Women may have to give up work to look after elderly relatives unless EU care workers are given priority after Brexit, it has been reported.
The Daily Telegraph says that is the assessment made in a 37-page dossier drawn up by ministers on the impact of Britain leaving the EU.
The document allegedly warns that growing numbers of people, “especially women”, could be forced to quit their jobs to give “informal care” to parents and grandparents.
Under the “worst case scenario”, women living in Britain would likely plug the hole of 6,000 fewer doctors, 12,000 fewer nurses and 28,000 fewer care staff within five years.
This is because “greater numbers undertake informal care”, the report says.
It warns: “Considering rising life expectancy, population structural changes as well as increases in the number of people living with one or more long-term conditions, there are significant demand implications for the health and social care workforce.
“Unless we ensure such demand is met, there is a wider risk to labour market participation more generally, especially when considering increasing social care needs.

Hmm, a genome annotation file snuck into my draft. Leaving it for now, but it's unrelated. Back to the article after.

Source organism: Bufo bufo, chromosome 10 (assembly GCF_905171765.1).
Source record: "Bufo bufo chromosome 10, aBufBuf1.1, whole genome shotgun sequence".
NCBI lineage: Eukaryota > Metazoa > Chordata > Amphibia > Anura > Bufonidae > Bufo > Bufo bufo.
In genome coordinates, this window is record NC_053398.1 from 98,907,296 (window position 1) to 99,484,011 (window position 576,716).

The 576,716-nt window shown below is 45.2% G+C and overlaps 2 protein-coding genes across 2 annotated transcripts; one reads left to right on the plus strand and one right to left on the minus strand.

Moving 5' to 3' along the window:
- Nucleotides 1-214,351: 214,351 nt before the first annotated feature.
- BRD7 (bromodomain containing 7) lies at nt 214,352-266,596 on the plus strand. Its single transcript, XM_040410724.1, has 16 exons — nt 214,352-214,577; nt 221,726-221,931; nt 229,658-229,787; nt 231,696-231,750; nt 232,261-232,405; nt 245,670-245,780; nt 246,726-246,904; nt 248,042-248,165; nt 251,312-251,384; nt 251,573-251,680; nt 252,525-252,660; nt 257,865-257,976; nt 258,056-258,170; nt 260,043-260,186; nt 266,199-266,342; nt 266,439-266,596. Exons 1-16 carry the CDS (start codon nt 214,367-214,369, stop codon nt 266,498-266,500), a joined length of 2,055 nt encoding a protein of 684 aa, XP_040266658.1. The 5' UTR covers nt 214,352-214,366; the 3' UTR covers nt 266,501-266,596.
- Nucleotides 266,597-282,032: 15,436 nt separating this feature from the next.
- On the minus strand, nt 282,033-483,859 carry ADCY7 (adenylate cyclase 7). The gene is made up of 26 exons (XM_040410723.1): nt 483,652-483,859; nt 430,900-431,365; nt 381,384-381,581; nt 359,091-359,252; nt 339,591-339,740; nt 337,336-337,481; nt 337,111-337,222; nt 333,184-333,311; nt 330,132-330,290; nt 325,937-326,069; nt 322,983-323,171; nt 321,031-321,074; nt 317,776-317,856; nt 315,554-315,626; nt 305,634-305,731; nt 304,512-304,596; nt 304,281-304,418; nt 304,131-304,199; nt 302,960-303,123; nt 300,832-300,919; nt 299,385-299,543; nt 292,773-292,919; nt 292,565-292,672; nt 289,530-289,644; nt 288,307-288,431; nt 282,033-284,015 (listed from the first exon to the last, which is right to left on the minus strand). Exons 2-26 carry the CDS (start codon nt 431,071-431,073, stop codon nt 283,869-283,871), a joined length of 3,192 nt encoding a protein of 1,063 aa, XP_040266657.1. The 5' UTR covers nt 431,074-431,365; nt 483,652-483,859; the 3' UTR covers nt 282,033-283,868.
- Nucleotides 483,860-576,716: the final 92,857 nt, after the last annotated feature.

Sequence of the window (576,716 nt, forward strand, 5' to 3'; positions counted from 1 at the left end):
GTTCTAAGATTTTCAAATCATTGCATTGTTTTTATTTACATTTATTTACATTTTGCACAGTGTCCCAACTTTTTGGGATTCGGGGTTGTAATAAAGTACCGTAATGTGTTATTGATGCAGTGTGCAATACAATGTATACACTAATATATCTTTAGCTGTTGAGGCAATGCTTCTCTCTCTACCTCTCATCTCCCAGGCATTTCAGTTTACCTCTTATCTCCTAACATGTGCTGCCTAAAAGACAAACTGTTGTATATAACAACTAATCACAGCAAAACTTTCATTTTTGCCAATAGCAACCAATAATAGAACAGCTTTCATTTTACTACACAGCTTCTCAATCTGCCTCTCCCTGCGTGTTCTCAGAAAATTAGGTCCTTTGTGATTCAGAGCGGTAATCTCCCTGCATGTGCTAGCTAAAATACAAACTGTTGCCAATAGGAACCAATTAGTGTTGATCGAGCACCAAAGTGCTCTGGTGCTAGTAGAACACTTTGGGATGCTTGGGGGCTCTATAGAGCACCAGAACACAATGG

“If we fail to meet social care needs adequately we are likely to see a decrease in labour market participation levels, especially among women, as greater numbers undertake informal care.”
Junior doctors campaigner Rachel Clarke said the projection of labour loss was “truly alarming” and that suggesting women would bear the greater burden was “remarkable misogyny”.
But Labour MP Jess Phillips reflected: “You might think this is sexist, and that men can and do care for older people and children too.
“Of course they can, but still the vast majority is done by women. It’s true that women will be worst affected by this.”
The Department of Health did not respond to a request for comment.